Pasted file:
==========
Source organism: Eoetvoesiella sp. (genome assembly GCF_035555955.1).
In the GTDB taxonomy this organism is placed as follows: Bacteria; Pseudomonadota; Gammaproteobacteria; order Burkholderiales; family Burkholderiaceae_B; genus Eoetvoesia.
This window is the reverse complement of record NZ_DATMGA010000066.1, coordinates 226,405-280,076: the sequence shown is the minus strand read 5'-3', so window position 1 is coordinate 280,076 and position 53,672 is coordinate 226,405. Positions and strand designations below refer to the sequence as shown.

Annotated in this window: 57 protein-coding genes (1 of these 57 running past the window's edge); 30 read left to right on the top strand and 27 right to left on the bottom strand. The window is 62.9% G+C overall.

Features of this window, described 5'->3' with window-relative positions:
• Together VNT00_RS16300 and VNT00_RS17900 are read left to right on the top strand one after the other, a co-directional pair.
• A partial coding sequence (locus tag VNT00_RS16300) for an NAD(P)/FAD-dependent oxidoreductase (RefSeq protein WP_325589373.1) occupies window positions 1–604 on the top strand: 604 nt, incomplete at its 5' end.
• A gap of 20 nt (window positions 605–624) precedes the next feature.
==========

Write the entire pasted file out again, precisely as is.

Source organism: Eoetvoesiella sp. (genome assembly GCF_035555955.1).
In the GTDB taxonomy this organism is placed as follows: Bacteria; Pseudomonadota; Gammaproteobacteria; order Burkholderiales; family Burkholderiaceae_B; genus Eoetvoesia.
This window is the reverse complement of record NZ_DATMGA010000066.1, coordinates 226,405-280,076: the sequence shown is the minus strand read 5'-3', so window position 1 is coordinate 280,076 and position 53,672 is coordinate 226,405. Positions and strand designations below refer to the sequence as shown.

Annotated in this window: 57 protein-coding genes (1 of these 57 running past the window's edge); 30 read left to right on the top strand and 27 right to left on the bottom strand. The window is 62.9% G+C overall.

Features of this window, described 5'->3' with window-relative positions:
• Together VNT00_RS16300 and VNT00_RS17900 are read left to right on the top strand one after the other, a co-directional pair.
• A partial coding sequence (locus tag VNT00_RS16300) for an NAD(P)/FAD-dependent oxidoreductase (RefSeq protein WP_325589373.1) occupies window positions 1–604 on the top strand: 604 nt, incomplete at its 5' end.
• A gap of 20 nt (window positions 605–624) precedes the next feature.